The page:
• The venture capital market is now big and old enough to give institutional investors confidence that it will perform well over the long term. As such, real estate investors are facing more competition from VCs who as of late have a better track record."

PropTech segments to benefit developers

What other areas of PropTech do you think can benefit real estate professionals?

"The biggest PropTech need that we've consistently heard from clients is data management. Data is the backbone of real estate investment and asset management decisions. However, most companies lack the processes and data infrastructure required to use their data effectively. You can see this in action with small operators with old portfolios, where most assets are underrated compared to current market rents.

"While big real estate firms are typically better at keeping their units at market rent, they struggle to organize and store data in a way that can be used by their HQ teams. In particular, one customer shared that their investor relations, fund accounting, asset management, and acquisitions teams clamor over each other looking for the "most up to date" numbers. Cherre is working to solve this problem for real estate companies, but the industry is big enough for other players."

What is the largest challenge to proptech adoption right now within real estate and how is the sector evolving in relation to this?

"Lots of people like to blame the age of the industry on its lack of technology adoption. I disagree. I think the real estate industry is SO competitive that operators need to see a clear ROI on a technology offering before implementing it. If your product puts risk on an asset's NOI, it likely won't be adopted."

Predictions for the future

What is Bullpen’s main prediction for the real estate hiring market going forward through 2022 ?

"I'm cautiously optimistic that real estate hiring will continue to be strong through the end of 2022. I write cautiously because interest rates and their impact on real estate businesses are a big wild card. Hiring thrives on activity. As long as there is activity in the real estate market (good or bad), I think people will still be able to find great freelance jobs."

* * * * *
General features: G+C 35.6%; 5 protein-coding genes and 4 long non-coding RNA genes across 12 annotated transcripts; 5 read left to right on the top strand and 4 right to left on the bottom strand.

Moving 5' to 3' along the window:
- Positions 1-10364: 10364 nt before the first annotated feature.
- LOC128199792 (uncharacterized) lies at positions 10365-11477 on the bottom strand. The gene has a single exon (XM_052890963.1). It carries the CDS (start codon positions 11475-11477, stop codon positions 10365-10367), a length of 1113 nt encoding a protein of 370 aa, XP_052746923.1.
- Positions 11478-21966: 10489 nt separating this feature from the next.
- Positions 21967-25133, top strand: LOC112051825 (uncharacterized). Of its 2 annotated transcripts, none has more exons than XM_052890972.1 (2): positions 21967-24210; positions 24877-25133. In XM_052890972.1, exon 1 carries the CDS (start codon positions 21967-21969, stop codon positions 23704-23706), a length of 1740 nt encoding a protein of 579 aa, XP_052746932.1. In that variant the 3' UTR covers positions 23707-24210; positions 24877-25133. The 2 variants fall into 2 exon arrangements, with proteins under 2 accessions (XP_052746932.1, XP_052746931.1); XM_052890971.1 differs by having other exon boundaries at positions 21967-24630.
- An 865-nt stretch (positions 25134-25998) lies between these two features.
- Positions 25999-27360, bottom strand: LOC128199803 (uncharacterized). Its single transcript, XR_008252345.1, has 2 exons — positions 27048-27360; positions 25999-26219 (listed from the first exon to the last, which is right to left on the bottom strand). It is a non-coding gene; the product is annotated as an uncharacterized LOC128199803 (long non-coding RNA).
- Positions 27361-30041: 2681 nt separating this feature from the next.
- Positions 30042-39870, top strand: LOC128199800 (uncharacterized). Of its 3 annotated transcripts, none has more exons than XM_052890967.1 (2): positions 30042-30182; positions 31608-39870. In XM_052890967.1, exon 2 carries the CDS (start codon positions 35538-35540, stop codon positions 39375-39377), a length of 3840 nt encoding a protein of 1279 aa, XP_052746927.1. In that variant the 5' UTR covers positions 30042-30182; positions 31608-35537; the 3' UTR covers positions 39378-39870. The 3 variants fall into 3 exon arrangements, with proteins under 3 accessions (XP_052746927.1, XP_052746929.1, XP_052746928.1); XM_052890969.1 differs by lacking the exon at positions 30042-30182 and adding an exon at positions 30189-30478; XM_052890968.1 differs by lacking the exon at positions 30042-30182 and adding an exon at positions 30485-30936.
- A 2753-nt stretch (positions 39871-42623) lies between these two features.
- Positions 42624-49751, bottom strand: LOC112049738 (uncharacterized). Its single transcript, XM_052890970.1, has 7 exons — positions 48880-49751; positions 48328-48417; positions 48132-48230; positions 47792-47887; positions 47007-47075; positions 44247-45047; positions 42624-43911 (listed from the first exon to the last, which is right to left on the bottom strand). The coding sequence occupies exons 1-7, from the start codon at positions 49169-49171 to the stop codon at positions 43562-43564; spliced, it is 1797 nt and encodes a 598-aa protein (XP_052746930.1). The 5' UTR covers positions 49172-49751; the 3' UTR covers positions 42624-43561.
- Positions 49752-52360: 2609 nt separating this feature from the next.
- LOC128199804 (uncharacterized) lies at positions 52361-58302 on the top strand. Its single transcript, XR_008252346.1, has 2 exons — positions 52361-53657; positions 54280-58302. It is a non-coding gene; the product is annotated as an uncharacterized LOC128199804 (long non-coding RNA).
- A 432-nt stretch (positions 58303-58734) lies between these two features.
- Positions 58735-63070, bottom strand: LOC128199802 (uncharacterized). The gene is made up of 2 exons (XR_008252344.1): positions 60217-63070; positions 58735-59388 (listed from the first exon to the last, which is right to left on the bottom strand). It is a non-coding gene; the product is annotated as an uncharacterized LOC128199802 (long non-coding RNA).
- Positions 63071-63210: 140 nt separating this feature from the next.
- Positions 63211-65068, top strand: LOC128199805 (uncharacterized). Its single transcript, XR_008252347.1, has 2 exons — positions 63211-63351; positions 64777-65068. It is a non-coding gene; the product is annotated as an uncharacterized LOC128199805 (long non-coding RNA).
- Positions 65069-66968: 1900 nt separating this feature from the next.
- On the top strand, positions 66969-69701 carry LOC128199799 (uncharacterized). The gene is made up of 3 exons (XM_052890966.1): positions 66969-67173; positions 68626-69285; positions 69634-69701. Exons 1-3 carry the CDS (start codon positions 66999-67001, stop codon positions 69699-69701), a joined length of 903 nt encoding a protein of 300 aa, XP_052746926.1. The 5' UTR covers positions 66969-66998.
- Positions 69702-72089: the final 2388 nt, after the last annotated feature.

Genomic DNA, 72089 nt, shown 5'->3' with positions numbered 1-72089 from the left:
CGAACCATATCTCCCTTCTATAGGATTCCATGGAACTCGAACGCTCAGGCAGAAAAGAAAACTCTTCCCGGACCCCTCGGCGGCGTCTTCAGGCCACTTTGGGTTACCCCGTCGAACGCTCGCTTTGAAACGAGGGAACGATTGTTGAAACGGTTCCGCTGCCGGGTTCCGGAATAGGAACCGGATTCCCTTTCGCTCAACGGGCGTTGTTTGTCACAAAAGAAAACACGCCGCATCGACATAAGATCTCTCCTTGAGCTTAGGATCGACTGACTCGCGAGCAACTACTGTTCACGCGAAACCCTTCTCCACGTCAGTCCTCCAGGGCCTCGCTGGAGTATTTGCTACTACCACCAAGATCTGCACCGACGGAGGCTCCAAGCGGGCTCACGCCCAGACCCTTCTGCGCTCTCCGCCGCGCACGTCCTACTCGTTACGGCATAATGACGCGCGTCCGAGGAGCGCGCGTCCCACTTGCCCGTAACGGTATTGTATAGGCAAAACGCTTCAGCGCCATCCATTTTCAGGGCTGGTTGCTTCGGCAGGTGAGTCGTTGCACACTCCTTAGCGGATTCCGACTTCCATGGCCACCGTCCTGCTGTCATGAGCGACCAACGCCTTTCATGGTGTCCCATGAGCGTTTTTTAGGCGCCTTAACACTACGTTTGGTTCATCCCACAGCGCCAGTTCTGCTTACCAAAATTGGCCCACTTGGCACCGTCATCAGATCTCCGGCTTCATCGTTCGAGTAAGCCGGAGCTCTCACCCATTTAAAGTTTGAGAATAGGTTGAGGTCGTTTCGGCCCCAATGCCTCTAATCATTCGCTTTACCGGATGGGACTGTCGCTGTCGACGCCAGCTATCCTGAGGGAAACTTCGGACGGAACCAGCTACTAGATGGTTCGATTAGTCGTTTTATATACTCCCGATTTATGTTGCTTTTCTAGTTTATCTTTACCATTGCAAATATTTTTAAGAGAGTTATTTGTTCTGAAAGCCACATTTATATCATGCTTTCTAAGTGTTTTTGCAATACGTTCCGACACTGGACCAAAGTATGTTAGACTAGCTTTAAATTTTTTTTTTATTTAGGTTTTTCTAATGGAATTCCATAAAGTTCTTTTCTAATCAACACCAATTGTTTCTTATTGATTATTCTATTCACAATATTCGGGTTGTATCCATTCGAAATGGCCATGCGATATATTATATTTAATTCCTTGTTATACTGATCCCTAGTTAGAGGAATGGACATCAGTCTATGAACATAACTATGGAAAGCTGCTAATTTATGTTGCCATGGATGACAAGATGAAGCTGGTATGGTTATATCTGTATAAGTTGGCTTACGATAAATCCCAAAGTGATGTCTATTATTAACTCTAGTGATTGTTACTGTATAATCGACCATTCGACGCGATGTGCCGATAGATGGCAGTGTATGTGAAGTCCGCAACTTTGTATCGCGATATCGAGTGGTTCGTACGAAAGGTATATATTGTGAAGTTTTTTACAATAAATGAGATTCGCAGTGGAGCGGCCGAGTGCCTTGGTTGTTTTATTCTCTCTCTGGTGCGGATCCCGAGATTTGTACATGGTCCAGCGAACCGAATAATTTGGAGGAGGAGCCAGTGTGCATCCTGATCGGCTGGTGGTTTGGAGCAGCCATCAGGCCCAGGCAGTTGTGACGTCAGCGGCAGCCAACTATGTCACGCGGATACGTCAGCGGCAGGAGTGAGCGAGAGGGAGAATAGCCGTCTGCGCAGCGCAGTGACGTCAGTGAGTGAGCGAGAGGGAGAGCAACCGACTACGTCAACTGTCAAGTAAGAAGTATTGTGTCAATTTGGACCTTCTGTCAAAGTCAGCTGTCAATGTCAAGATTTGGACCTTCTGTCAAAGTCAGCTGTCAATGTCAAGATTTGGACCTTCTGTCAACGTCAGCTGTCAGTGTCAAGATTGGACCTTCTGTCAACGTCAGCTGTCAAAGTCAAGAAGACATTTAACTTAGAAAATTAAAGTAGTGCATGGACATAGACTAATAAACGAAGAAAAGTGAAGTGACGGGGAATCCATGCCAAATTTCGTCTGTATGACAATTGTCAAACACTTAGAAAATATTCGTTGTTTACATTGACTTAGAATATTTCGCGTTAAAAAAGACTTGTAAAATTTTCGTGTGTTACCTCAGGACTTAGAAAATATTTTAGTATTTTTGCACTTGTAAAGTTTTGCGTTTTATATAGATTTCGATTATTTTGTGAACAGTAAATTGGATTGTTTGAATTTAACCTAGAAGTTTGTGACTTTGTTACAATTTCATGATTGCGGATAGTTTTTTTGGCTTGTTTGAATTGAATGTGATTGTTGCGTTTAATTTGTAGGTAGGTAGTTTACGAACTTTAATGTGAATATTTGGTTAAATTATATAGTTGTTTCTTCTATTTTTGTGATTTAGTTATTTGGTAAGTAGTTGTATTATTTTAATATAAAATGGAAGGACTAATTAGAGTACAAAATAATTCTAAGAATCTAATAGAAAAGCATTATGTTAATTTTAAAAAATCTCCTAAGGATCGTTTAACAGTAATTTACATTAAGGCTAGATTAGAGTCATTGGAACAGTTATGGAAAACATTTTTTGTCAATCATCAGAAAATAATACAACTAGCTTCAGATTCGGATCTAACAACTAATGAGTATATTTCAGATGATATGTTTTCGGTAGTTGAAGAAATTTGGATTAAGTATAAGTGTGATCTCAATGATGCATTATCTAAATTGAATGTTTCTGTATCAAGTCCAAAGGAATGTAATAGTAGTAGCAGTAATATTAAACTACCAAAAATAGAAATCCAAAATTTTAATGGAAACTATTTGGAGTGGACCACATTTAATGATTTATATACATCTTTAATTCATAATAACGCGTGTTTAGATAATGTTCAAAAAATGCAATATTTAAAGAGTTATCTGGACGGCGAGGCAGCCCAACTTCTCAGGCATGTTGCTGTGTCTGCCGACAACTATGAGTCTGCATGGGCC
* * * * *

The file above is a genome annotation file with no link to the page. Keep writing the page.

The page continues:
Outside of hiring alone, what are the 3 biggest trends you see emerging in the real estate sector going forward into 2022 - 2033?

"The end of easy money – over the past 10+ years, all real estate investors have looked like heroes as falling interest rates created record returns for the industry. This created a flood of sponsors and retail investors who entered the market. However, none of these sponsors have bought and sold properties in a flat or rising interest rate environment. Will they adapt, or will the industry experience record losses? Time will tell.

"Further institutionalization of single-family homes is another. Invitation Homes proved that single-family homes can be bought and managed at scale by institutional investor groups. I expect this trend to continue over the next 10 years, which will continue to drive up home prices in markets with good school districts.

"Finally, virtual real estate will still matter less than physical real estate. The pandemic highlighted the mental health crisis that currently exists in the United States. The WHO recently shared that the pandemic created a 25% increase in the prevalence of anxiety and depression worldwide. People need proximity and community, both of which happen in physical real estate. As such, real estate investors and developers have a moral obligation to build spaces that foster community."

This interview was originally published as part of our US PropTech for Developers issue, featuring expert commentary across the real estate tech sector. You can download it for free by clicking here